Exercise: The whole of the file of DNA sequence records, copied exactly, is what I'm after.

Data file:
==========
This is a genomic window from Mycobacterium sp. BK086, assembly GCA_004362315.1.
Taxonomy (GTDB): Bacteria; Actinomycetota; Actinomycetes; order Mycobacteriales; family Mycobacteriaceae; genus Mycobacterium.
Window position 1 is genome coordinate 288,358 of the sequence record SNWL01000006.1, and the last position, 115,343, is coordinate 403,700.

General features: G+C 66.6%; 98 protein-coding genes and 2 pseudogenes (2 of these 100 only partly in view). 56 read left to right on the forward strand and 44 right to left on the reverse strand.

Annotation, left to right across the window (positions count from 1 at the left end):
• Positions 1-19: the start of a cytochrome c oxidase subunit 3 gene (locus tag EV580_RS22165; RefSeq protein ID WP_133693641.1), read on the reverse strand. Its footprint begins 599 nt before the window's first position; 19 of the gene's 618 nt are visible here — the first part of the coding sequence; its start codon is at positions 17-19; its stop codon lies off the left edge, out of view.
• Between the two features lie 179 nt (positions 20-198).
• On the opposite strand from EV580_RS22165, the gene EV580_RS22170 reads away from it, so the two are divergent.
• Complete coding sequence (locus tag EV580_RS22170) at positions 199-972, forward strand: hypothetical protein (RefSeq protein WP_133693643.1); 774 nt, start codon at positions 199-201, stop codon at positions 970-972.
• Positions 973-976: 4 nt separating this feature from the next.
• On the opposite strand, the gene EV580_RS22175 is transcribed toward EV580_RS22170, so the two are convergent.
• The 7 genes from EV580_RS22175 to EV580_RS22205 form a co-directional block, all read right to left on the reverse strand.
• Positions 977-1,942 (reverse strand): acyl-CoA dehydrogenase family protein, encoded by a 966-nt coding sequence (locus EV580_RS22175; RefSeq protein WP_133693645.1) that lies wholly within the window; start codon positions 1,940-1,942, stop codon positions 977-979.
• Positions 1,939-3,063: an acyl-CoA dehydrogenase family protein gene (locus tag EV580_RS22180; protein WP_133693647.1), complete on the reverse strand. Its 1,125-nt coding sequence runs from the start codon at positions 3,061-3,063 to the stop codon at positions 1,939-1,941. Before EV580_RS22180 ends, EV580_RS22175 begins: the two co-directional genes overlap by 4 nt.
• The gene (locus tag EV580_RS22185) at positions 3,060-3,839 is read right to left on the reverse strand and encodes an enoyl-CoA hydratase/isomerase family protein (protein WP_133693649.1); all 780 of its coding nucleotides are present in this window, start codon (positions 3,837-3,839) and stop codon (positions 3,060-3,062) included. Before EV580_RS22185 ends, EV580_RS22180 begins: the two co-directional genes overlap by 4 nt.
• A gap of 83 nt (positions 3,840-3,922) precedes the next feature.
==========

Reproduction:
This is a genomic window from Mycobacterium sp. BK086, assembly GCA_004362315.1.
Taxonomy (GTDB): Bacteria; Actinomycetota; Actinomycetes; order Mycobacteriales; family Mycobacteriaceae; genus Mycobacterium.
Window position 1 is genome coordinate 288,358 of the sequence record SNWL01000006.1, and the last position, 115,343, is coordinate 403,700.

General features: G+C 66.6%; 98 protein-coding genes and 2 pseudogenes (2 of these 100 only partly in view). 56 read left to right on the forward strand and 44 right to left on the reverse strand.

Annotation, left to right across the window (positions count from 1 at the left end):
• Positions 1-19: the start of a cytochrome c oxidase subunit 3 gene (locus tag EV580_RS22165; RefSeq protein ID WP_133693641.1), read on the reverse strand. Its footprint begins 599 nt before the window's first position; 19 of the gene's 618 nt are visible here — the first part of the coding sequence; its start codon is at positions 17-19; its stop codon lies off the left edge, out of view.
• Between the two features lie 179 nt (positions 20-198).
• On the opposite strand from EV580_RS22165, the gene EV580_RS22170 reads away from it, so the two are divergent.
• Complete coding sequence (locus tag EV580_RS22170) at positions 199-972, forward strand: hypothetical protein (RefSeq protein WP_133693643.1); 774 nt, start codon at positions 199-201, stop codon at positions 970-972.
• Positions 973-976: 4 nt separating this feature from the next.
• On the opposite strand, the gene EV580_RS22175 is transcribed toward EV580_RS22170, so the two are convergent.
• The 7 genes from EV580_RS22175 to EV580_RS22205 form a co-directional block, all read right to left on the reverse strand.
• Positions 977-1,942 (reverse strand): acyl-CoA dehydrogenase family protein, encoded by a 966-nt coding sequence (locus EV580_RS22175; RefSeq protein WP_133693645.1) that lies wholly within the window; start codon positions 1,940-1,942, stop codon positions 977-979.
• Positions 1,939-3,063: an acyl-CoA dehydrogenase family protein gene (locus tag EV580_RS22180; protein WP_133693647.1), complete on the reverse strand. Its 1,125-nt coding sequence runs from the start codon at positions 3,061-3,063 to the stop codon at positions 1,939-1,941. Before EV580_RS22180 ends, EV580_RS22175 begins: the two co-directional genes overlap by 4 nt.
• The gene (locus tag EV580_RS22185) at positions 3,060-3,839 is read right to left on the reverse strand and encodes an enoyl-CoA hydratase/isomerase family protein (protein WP_133693649.1); all 780 of its coding nucleotides are present in this window, start codon (positions 3,837-3,839) and stop codon (positions 3,060-3,062) included. Before EV580_RS22185 ends, EV580_RS22180 begins: the two co-directional genes overlap by 4 nt.
• A gap of 83 nt (positions 3,840-3,922) precedes the next feature.